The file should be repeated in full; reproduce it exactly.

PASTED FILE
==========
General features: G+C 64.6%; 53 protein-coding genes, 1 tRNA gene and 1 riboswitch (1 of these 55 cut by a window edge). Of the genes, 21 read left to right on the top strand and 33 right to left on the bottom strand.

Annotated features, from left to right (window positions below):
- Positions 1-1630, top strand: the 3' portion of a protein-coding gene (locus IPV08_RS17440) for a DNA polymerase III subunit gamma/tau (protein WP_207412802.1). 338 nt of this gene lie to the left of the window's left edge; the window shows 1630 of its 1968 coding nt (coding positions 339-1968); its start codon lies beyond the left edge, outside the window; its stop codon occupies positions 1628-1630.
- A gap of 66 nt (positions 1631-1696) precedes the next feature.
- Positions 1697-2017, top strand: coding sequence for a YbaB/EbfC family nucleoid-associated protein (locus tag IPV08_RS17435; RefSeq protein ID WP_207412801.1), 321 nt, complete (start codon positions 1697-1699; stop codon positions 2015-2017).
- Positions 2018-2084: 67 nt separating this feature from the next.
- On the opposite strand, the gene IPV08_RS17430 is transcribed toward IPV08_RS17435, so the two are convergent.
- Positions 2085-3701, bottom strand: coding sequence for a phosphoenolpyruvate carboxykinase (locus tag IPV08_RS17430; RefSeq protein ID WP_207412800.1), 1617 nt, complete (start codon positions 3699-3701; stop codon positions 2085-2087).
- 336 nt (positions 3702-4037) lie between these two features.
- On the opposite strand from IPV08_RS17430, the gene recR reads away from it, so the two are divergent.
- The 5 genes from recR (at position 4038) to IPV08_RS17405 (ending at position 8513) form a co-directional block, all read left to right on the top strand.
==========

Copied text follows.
General features: G+C 64.6%; 53 protein-coding genes, 1 tRNA gene and 1 riboswitch (1 of these 55 cut by a window edge). Of the genes, 21 read left to right on the top strand and 33 right to left on the bottom strand.

Annotated features, from left to right (window positions below):
- Positions 1-1630, top strand: the 3' portion of a protein-coding gene (locus IPV08_RS17440) for a DNA polymerase III subunit gamma/tau (protein WP_207412802.1). 338 nt of this gene lie to the left of the window's left edge; the window shows 1630 of its 1968 coding nt (coding positions 339-1968); its start codon lies beyond the left edge, outside the window; its stop codon occupies positions 1628-1630.
- A gap of 66 nt (positions 1631-1696) precedes the next feature.
- Positions 1697-2017, top strand: coding sequence for a YbaB/EbfC family nucleoid-associated protein (locus tag IPV08_RS17435; RefSeq protein ID WP_207412801.1), 321 nt, complete (start codon positions 1697-1699; stop codon positions 2015-2017).
- Positions 2018-2084: 67 nt separating this feature from the next.
- On the opposite strand, the gene IPV08_RS17430 is transcribed toward IPV08_RS17435, so the two are convergent.
- Positions 2085-3701, bottom strand: coding sequence for a phosphoenolpyruvate carboxykinase (locus tag IPV08_RS17430; RefSeq protein ID WP_207412800.1), 1617 nt, complete (start codon positions 3699-3701; stop codon positions 2085-2087).
- 336 nt (positions 3702-4037) lie between these two features.
- On the opposite strand from IPV08_RS17430, the gene recR reads away from it, so the two are divergent.
- The 5 genes from recR (at position 4038) to IPV08_RS17405 (ending at position 8513) form a co-directional block, all read left to right on the top strand.